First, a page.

How Do You Disprove This Study (and Other Of Such Types [a-Ray Peat])

Discussion in 'Metabolism' started by Mr. God of Cars, May 19, 2018.

  1. Mr. God of Cars

    Mr. God of Cars Member

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    "OBJECTIVES:
    Type 2 diabetes and the consumption of saturated fatty acids (FAs) are on the rise among Alaska Inuits. This analysis, based on a cross-sectional study, explores the possible associations of saturated FA content in red blood cells (RBCs) and parameters of glucose metabolism in a sample of Alaska Natives.

    STUDY DESIGN AND METHODS:
    The sample included 343 women and 282 men aged 35-74. Statistical analyses explored the associations of selected RBC (myristic, palmitic and stearic acids) FAs with fasting glucose (plasma), fasting insulin (plasma), 2h glucose (2-hour glucose tolerance test), 2h insulin and homeostasis model assessment (HOMA) index. The models included sex and glucose metabolism status as fixed factors and age, body mass index (BMI), waist circumference, physical activity (METS) and FA content in RBCs as covariates. Measures of insulin, glucose and HOMA index were used as dependent variables.

    RESULTS:
    Myristic acid was positively associated with fasting insulin (β=0.47, p<0.001), 2h insulin (β=0.53, p=0.02) and HOMA index (β=0.455, p<0.001). Palmitic acid was associated with 2h glucose (β=2.3×10(-2), p<0.001) and 2h insulin (β=5.6×10(-2), p=0.002) and stearic acid was associated with fasting glucose (β=4.8×10(-3), p=0.006).

    CONCLUSIONS:
    These results strongly support the hypothesis that saturated fatty acids are associated with insulin resistance and glucose intolerance and that saturated fatty acids are significant risk factors for type 2 diabetes."

    How do you disprove, or where is the flaw in this, study? [Maybe I should read the full version of it, but I haven't.]
     
  2. ecstatichamster

    ecstatichamster Member

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    Makes sense. But this is the flaw.

    These results strongly support the hypothesis that saturated fatty acids are associated with insulin resistance and glucose intolerance and that saturated fatty acids are significant risk factors for type 2 diabetes."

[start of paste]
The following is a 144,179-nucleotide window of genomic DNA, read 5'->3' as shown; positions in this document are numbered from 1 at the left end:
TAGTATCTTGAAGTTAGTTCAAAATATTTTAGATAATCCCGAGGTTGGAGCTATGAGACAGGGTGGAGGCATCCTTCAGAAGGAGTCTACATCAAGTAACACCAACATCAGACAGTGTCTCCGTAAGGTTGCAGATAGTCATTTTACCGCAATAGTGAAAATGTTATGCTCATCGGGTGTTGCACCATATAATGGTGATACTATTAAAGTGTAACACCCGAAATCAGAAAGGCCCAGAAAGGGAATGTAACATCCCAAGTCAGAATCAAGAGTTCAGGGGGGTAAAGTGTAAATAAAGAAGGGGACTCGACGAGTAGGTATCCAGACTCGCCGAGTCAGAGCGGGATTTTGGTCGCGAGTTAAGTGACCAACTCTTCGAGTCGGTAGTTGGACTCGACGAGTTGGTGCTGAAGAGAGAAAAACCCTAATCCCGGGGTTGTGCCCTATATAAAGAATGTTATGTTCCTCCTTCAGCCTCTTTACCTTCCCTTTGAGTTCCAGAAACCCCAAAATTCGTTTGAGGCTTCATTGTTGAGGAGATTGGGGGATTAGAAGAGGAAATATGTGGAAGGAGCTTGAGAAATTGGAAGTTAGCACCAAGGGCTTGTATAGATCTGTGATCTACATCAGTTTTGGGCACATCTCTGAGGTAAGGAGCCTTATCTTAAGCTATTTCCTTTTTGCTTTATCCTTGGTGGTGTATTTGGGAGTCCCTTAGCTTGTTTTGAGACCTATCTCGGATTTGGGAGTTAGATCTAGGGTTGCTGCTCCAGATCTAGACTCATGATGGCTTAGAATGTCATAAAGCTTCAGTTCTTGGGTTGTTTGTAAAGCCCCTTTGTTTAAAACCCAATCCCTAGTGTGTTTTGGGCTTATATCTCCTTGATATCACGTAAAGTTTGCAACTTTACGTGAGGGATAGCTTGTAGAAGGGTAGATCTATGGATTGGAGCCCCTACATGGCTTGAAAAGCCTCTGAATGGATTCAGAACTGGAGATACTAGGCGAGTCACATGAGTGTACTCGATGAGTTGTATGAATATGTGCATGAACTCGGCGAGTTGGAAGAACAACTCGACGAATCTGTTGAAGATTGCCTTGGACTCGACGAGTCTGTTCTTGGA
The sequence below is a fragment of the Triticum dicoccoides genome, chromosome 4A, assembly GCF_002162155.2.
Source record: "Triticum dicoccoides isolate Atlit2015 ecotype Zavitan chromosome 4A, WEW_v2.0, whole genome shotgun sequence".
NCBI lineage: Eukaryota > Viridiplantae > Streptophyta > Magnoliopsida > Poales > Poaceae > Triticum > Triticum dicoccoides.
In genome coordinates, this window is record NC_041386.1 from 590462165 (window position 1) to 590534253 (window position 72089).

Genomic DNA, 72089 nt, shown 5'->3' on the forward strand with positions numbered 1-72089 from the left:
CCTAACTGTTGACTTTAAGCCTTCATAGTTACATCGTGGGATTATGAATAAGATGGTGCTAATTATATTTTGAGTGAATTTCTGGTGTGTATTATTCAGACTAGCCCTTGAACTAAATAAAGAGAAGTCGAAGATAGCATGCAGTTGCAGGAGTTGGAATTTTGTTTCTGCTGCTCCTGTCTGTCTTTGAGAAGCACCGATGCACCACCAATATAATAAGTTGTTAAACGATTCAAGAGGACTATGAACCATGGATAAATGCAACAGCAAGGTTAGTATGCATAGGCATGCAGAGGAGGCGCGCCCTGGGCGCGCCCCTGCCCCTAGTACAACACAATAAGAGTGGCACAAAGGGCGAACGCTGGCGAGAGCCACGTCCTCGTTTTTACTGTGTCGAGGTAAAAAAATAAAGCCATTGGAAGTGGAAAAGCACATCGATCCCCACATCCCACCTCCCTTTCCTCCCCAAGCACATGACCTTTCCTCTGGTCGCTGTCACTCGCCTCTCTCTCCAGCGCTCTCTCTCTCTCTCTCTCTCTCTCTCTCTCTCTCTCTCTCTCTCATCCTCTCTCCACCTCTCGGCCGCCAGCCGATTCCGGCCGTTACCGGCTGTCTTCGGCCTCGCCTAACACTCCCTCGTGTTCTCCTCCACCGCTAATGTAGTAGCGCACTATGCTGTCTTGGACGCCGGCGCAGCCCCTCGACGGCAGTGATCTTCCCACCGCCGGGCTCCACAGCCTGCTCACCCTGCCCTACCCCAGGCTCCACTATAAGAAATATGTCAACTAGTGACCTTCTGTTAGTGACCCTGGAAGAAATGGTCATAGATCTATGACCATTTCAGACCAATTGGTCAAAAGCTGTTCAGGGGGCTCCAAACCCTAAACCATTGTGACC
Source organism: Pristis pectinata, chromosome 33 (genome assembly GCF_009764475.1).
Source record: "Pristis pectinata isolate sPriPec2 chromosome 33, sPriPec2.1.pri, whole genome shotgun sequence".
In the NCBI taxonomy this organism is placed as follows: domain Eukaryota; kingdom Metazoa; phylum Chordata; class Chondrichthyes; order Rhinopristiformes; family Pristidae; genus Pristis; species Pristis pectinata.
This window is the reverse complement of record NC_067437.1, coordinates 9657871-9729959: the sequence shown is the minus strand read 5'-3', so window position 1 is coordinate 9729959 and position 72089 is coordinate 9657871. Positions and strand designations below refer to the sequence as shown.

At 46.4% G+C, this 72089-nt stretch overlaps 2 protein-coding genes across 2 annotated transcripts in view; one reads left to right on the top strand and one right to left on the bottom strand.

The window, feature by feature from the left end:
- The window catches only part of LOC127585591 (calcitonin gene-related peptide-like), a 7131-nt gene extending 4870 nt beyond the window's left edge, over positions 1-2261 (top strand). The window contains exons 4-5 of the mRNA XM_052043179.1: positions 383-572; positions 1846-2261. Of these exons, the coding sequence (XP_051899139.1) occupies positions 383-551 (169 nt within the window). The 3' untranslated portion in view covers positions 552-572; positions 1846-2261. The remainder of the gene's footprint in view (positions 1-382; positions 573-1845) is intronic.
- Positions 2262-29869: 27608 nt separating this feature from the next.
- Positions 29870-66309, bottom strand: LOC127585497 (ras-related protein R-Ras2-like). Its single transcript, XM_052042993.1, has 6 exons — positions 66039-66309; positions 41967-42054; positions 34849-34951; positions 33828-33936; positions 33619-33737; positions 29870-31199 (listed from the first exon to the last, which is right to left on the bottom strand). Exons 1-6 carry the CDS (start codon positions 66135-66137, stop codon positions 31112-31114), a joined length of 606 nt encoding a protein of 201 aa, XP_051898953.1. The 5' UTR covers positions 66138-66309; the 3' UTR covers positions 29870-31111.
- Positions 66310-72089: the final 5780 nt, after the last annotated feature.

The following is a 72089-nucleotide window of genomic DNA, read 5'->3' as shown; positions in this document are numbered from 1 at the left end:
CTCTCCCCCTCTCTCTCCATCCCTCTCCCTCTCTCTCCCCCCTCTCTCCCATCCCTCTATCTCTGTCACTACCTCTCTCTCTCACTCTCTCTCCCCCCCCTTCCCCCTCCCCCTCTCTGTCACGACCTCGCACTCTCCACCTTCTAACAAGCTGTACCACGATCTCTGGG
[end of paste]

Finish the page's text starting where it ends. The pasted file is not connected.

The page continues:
This part of the conclusion lacks foundation.
     
  3. Lurker

    Lurker Member

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    Free fatty acids —> diabetes. Sounds about right.
     
  4. benaoao

    benaoao Member

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    The flaw is to make it sound like saturated are worse than other fats. All fats - besides mct i guess - are associated with insulin resistance and glucose intolerance (and hypothyroidism and GERD and inflammation and...) which may eventually lead to T2D. That is, if eaten in excess
     
  5. OP
    Mr. God of Cars

    Mr. God of Cars Member

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    But Ray Peat wrote that saturated fats increase pyruvate dehydrogenase, an enzyme that oxidizes glucose, so these fats should lower glycemia over time (less than 2 hour!?).

    But, since the medical profession think diabetes is hyperglycemia and that its complications are caused by hyperglycemia (instead by glycopenia or low intracellular glucose levels or low cellular levels, followed by its mitochondrial oxidation), then I should believe they are wrong about saturated fats causing "diabetes".

    What no medical doctor or study mentions (to my knowledge) is the fact that starches are more glycemic than sucrose and that hyperglycemia can be caused by hypoglycemia, mediated by cortisol's gluconeogenic effects.
     
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